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I see all the examples of AlarmManager being set by an Activity.

My question is this: If my application sets a recurring AlarmManager, does that persist even after the application that started is is closed and removed from memory?

If not, how do I start an AlarmManager at a lower level that is started by Android at boot up and if it ever fails or dies or throws an exception is restarted without the user having to do anything?

Lastly, if the action I wish for the BroadcastReceiver to undertake has no visual components, do I still have to create a separate Activity for it? In my case I want there to be a background uploader that wakes up and looks into a folder and if it sees files in that folder, sends them off to the server. I don't need any feedback to the user.

So, my ideal would be to have a magical, OS based AlarmManager that calls an IntentService which just handles the uploading, but I'm unclear on how to get such an AlarmManager running in the first place.

TIA

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what happens if the app is moved to external storage and the alarm is set and then the storage is removed , how will the alarm behave in that case and how to handle this situation. –  user606669 Jun 28 '13 at 14:41

2 Answers 2

up vote 9 down vote accepted

Yes, AFAIK the alarms "survive" and keeps getting triggered, even after the activity that registered them ends. But they don't survive a phone reboot.

If I understands your problem correctly, I think you can achieve what your looking for by creating a project with a broadcast receiver that listens for android.intent.action.BOOT_COMPLETED intents and then (re-)register a repeating alarm, which in turns starts a (Intent)Service to do the uploading.

You don't need an activity, but you probably would want one anyway, to let the user temporarily disable the upload mechanism by checking off a checkbox, or something. It would probably also be nice to let the user choose the frequency of your alarm, i.e. how often the service should be started and look for new files to upload. This would also be a good place to register your alarm for the first time.

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I found all the answers to all these questions in another SO thread... stackoverflow.com/questions/3859489/…. You're spot on, however. –  Genia S. Feb 22 '11 at 0:01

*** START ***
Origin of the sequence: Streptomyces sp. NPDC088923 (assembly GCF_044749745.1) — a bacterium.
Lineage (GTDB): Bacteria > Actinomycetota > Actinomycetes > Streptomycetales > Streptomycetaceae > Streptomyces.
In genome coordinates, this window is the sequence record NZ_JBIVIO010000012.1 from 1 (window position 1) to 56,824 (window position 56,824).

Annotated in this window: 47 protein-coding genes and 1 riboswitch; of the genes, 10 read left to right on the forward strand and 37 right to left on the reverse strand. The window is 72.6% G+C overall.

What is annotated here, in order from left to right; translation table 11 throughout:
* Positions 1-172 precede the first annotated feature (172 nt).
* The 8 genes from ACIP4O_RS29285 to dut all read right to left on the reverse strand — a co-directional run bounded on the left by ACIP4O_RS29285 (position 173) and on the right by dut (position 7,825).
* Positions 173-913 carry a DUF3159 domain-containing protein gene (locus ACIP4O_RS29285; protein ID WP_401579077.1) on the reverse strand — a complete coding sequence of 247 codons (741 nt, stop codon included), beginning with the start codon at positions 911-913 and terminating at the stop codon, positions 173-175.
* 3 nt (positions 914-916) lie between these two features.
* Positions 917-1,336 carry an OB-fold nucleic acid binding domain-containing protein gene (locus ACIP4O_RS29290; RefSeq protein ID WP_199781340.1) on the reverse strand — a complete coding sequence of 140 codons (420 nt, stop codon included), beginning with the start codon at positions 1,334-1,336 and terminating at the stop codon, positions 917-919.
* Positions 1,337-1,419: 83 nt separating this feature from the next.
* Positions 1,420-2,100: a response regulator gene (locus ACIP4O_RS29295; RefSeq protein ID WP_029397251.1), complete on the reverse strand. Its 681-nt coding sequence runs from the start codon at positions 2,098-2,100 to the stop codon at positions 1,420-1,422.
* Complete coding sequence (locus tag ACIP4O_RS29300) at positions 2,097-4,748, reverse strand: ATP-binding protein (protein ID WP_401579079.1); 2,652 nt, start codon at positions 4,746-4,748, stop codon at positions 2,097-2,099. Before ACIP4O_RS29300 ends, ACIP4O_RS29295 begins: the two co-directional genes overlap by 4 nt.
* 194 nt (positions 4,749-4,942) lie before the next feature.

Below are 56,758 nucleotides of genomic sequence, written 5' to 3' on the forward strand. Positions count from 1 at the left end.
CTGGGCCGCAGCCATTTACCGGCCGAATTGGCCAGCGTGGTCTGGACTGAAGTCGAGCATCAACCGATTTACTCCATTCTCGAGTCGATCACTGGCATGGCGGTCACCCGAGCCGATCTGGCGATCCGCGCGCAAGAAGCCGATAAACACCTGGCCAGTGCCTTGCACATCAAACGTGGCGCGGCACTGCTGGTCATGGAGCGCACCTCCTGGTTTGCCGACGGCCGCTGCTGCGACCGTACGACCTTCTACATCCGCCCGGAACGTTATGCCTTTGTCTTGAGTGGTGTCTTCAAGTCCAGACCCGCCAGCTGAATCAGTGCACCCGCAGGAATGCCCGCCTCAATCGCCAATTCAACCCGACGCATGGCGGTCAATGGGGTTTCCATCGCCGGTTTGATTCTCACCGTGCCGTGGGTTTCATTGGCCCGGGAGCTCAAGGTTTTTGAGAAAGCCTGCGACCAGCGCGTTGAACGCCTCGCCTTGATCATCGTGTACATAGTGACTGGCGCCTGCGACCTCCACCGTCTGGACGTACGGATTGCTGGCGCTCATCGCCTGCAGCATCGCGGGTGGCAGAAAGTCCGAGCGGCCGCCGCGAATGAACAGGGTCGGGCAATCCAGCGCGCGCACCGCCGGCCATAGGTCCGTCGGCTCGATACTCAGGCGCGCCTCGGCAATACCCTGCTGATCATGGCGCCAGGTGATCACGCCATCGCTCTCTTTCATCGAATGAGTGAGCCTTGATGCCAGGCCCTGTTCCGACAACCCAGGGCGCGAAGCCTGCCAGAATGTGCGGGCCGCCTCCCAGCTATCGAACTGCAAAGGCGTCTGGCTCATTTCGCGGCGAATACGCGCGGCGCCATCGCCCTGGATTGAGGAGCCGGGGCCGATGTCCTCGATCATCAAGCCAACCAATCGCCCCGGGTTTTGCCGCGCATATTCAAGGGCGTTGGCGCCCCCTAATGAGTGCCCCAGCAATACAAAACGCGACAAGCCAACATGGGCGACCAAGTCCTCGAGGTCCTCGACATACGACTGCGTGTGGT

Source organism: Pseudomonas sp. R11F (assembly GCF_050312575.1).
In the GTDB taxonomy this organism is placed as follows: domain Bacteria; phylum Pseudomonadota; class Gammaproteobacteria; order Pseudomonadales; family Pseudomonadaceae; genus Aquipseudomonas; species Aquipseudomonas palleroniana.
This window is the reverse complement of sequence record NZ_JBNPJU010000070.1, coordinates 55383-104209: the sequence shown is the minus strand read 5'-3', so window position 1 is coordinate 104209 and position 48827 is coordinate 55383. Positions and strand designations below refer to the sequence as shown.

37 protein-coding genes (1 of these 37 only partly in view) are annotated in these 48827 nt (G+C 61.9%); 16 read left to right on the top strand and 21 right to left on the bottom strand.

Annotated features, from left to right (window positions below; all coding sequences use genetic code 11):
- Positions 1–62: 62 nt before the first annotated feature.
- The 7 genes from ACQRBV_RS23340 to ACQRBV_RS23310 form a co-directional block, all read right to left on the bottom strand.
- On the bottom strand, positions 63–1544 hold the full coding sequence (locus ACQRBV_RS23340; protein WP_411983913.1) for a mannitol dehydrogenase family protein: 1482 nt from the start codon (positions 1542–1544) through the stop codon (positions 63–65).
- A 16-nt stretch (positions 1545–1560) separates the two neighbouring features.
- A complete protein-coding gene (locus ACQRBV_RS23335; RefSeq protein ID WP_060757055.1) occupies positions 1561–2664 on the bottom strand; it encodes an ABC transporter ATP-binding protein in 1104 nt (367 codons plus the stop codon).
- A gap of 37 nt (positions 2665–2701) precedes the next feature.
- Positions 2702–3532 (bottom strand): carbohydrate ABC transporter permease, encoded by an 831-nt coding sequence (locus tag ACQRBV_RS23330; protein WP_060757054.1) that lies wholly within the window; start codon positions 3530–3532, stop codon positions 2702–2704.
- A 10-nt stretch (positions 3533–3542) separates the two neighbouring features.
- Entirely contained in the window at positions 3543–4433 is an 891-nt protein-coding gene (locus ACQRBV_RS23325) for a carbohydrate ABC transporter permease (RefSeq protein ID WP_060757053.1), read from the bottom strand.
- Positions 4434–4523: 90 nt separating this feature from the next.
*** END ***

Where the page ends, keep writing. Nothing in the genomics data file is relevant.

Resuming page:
Side note: on Android 2.1 and earlier, "task killers" will wipe out your alarms. –  CommonsWare Feb 22 '11 at 0:36
    
@Dr.Dredel: Regarding your question below on the competing alarms, this should not be an issue. From the javadoc for the alarm manager: "If there is already an alarm for this Intent scheduled (with the equality of two intents being defined by filterEquals(Intent)), then it will be removed and replaced by this one." So if you use the "same" pending intent in both the application and at boot, this would ensure that only one alarm is active at a time. –  Nicolai Buch-Andersen Feb 23 '11 at 20:26
    
@CommonsWare What happens if the app is moved to external storage and the alarm is set and then the storage is removed , how will the alarm behave in that case and how to handle this situation –  user606669 Jun 28 '13 at 14:49
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@user606669: Do not install apps on external storage that require alarms: developer.android.com/guide/topics/data/… –  CommonsWare Jun 28 '13 at 16:54

I agree with Nicolai that you'd have 2 broadcast receivers in your application :

  • one that re-register the alarm on boot
  • one that starts your service when triggered by the alarm

You could still have an activity but it shouldn't be started by the alarm receiver (hence the service) : instead, maybe launch a notification as you start your service, with the user having the possibility to launch the activity from the expanded message of the notification.

maybe also think about setInexactRepeating (instead of setRepeating) for your alarm, as well as using a worker thread to handle the long uploads (in case the user wants to use your activity in the main thread at the same time).

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as a side question, how do I avoid having two Alarms set (one by the application and one by boot?). I don't want them competing with each other. Is there a way to see if one is already running before firing up another one? –  Genia S. Feb 22 '11 at 1:15

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